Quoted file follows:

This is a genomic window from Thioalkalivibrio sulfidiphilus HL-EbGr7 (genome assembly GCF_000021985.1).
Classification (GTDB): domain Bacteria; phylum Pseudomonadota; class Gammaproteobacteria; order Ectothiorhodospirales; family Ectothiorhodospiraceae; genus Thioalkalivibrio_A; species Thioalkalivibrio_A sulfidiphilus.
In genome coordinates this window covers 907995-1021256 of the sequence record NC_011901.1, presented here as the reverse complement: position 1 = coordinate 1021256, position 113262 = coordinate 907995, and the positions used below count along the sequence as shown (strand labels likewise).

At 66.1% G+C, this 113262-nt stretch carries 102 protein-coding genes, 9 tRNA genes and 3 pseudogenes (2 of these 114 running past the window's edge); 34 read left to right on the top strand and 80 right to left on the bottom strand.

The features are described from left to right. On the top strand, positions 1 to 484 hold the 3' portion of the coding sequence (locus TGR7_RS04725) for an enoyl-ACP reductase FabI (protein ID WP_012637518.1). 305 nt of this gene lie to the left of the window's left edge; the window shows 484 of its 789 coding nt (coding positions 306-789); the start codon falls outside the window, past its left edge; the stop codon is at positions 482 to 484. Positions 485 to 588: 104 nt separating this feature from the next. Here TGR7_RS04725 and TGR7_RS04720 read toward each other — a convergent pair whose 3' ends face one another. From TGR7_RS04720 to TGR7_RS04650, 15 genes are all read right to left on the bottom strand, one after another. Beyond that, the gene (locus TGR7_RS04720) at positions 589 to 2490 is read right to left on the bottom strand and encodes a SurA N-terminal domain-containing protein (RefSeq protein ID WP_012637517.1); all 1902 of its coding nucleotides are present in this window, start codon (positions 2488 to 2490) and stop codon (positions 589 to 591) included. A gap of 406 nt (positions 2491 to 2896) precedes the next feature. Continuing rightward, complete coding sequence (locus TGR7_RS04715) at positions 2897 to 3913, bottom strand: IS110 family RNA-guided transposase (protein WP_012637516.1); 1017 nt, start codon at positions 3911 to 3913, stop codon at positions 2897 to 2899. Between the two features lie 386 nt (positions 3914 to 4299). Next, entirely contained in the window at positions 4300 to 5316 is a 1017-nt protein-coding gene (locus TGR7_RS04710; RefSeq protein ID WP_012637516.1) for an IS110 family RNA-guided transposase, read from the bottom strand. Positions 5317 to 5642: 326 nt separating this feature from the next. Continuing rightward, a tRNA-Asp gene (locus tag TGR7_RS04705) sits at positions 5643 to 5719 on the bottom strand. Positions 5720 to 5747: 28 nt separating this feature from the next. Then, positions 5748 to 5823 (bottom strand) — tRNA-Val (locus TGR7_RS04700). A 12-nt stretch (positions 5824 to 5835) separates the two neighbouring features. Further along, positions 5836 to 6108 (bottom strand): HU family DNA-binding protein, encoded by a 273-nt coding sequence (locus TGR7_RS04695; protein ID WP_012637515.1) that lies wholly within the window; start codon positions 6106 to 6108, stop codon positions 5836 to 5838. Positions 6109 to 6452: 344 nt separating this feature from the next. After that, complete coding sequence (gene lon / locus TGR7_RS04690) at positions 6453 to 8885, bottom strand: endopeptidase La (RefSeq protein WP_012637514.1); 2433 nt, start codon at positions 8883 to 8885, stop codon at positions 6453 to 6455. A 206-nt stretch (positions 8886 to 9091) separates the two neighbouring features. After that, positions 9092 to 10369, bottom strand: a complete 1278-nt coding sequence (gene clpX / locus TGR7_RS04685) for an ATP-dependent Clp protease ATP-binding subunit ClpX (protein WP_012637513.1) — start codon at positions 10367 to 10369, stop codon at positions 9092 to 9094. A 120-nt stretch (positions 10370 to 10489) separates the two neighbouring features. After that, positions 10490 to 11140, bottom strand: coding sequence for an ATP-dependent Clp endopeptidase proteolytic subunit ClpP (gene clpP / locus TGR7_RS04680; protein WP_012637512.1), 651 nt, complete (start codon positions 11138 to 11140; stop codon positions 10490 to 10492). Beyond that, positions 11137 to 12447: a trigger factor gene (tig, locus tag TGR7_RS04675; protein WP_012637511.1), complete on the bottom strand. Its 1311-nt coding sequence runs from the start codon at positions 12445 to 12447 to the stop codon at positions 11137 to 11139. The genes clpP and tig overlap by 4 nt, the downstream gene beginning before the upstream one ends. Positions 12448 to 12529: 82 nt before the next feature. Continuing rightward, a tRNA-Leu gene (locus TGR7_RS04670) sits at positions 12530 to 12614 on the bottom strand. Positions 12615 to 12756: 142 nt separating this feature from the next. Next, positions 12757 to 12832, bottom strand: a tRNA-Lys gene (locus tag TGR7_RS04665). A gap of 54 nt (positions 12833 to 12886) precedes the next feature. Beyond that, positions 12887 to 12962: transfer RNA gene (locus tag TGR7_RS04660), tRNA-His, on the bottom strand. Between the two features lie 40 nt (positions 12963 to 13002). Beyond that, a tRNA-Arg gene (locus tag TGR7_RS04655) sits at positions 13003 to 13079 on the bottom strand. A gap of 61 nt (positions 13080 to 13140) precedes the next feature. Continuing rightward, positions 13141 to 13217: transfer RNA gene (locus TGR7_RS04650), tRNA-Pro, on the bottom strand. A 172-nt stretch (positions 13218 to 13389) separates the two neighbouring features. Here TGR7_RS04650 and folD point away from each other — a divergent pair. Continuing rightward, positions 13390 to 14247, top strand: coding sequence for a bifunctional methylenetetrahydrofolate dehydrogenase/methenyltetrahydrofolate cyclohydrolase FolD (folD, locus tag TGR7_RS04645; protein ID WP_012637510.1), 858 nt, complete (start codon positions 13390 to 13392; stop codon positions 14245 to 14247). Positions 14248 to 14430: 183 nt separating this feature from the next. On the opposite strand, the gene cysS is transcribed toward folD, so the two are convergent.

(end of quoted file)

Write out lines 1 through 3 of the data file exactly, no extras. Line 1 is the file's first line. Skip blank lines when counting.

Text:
This is a genomic window from Thioalkalivibrio sulfidiphilus HL-EbGr7 (genome assembly GCF_000021985.1).
Classification (GTDB): domain Bacteria; phylum Pseudomonadota; class Gammaproteobacteria; order Ectothiorhodospirales; family Ectothiorhodospiraceae; genus Thioalkalivibrio_A; species Thioalkalivibrio_A sulfidiphilus.
In genome coordinates this window covers 907995-1021256 of the sequence record NC_011901.1, presented here as the reverse complement: position 1 = coordinate 1021256, position 113262 = coordinate 907995, and the positions used below count along the sequence as shown (strand labels likewise).